Immunohistochemical analysis of proepithelin levels in bladder tissues was performed as described previously (23). Formalin-fixed, paraffin-embedded sections from five primary urothelial cell carcinomas were obtained from the Pathology Tissue Bank of Thomas Jefferson University and used to analyze the expression of proepithelin in normal and cancerous tissues. Informed consent to use excess pathological specimens for research purposes was obtained from all five patients. Slides were incubated overnight at room temperature with 1:100 dilution (100 ng/ml) of an anti-human monoclonal anti-proepithelin (PC cell-derived growth factor/GP88) antibody (A&G Pharmaceutical, Columbia, MD). We have previously tested the specificity of anti-proepithelin antibody in normal bladder stained with primary antibody after affinity depletion with blocking peptide (Santa Cruz Biotechnology, Inc., Santa Curz, CA, data not shown). An additional negative control was used by omitting the primary antibody and replacing it with preimmune serum.
Experiments were carried out in triplicate and repeated at least three times. Results are expressed as mean ± SD. All statistical analyses were carried out with SigmaStat for Windows version 3.10 (Systat Software, Port Richmond, CA). Results were compared by using the two-sided Student's t-test. Differences were considered statistically significant at P<0.05.
We have recently shown that human recombinant proepithelin promotes migration, wound healing and invasion of 5637 bladder cancer cells, supporting the evidence that proepithelin may play a critical role in bladder cancer (6). Proepithelin is expressed in bladder cancer cells (data not shown) suggesting that endogenous proepithelin may contribute in an autocrine fashion to the transforming phenotype.
In order to determine whether proepithelin is overexpressed in bladder cancer, we analyzed proepithelin expression in different publicly available bladder cancer microarray studies using the ONCOMINE database and gene microarray data analysis tool (18,19). The analysis evaluated proepithelin mRNA expression levels for each of the individual studies as well as performing a summary statistic, taking into account the significance of the gene expression across the considered studies. In two independent data sets (Figure 1A, classes A and B), there was a statistically significant increase of proepithelin mRNA expression levels in primary bladder cancers compared with non-neoplastic controls (P=8×10−6) (24,25). Significantly, proepithelin overexpression was associated with pathologic and prognostic parameters. Proepithelin mRNA levels were increased in high-grade compared with low-grade bladder cancer (class C) and in patients dead after 5 years of follow-up treatment compared with patients alive after 5 years of follow-up treatment (class D) (26). Proepithelin was also overexpressed in T1 versus Ta stage cancers (class E) (27).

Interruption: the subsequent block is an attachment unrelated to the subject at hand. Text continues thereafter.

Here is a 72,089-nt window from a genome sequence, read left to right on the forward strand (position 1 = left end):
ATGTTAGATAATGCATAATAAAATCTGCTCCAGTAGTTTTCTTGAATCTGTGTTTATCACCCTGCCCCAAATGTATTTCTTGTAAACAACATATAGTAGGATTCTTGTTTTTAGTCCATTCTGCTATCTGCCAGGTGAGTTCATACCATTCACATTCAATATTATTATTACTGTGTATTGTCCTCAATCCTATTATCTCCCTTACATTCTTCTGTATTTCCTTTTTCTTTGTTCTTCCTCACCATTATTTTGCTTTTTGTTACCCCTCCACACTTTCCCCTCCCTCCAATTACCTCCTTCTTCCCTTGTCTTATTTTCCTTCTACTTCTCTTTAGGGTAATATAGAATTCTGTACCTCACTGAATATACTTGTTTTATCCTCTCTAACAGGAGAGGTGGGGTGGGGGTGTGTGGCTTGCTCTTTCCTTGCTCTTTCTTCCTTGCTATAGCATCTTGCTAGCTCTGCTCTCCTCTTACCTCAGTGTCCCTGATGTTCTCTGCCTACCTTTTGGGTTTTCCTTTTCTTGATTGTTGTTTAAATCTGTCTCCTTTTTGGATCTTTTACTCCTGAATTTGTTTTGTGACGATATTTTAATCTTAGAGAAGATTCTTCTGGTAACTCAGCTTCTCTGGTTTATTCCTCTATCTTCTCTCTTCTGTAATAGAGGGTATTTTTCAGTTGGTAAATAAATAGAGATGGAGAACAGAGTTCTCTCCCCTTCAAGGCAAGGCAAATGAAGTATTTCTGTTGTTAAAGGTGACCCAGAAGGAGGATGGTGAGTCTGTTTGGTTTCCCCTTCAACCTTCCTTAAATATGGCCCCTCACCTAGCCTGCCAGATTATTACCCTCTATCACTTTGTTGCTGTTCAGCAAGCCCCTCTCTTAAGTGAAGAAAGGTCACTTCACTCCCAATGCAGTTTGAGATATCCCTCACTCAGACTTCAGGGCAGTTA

Collectively, these results strongly suggest that proepithelin may play a critical role as an autocrine growth factor in the establishment and progression of bladder cancer.
Because T24 bladder cancer cells produce considerable levels of proepithelin and exhibit the ability to proliferate and migrate in the absence of serum, we determined whether endogenously produced proepithelin could contribute to the transforming phenotype of T24 cells. Therefore, we generated T24 cells stably expressing a 29mer shRNA construct targeting proepithelin. Mock-, vector- and shRNA proepithelin-transfected T24 cells were selected in medium containing puromycin and resistant cells were pooled and tested for proepithelin expression. Immunoblot analysis showed that shRNA proepithelin complementary DNA transfection significantly reduced proepithelin protein expression in T24 cells in both cell lysates and CM (Figure 1B), compared with parental and vector-transfected T24 cells. We also quantified the amount of proepithelin secreted in the CM by an ELISA. Parental and vector-transfected T24 cells produced comparable amount of proepithelin, whereas shRNA-transfected T24 showed a 3-fold decrease in proepithelin secretion (Table I).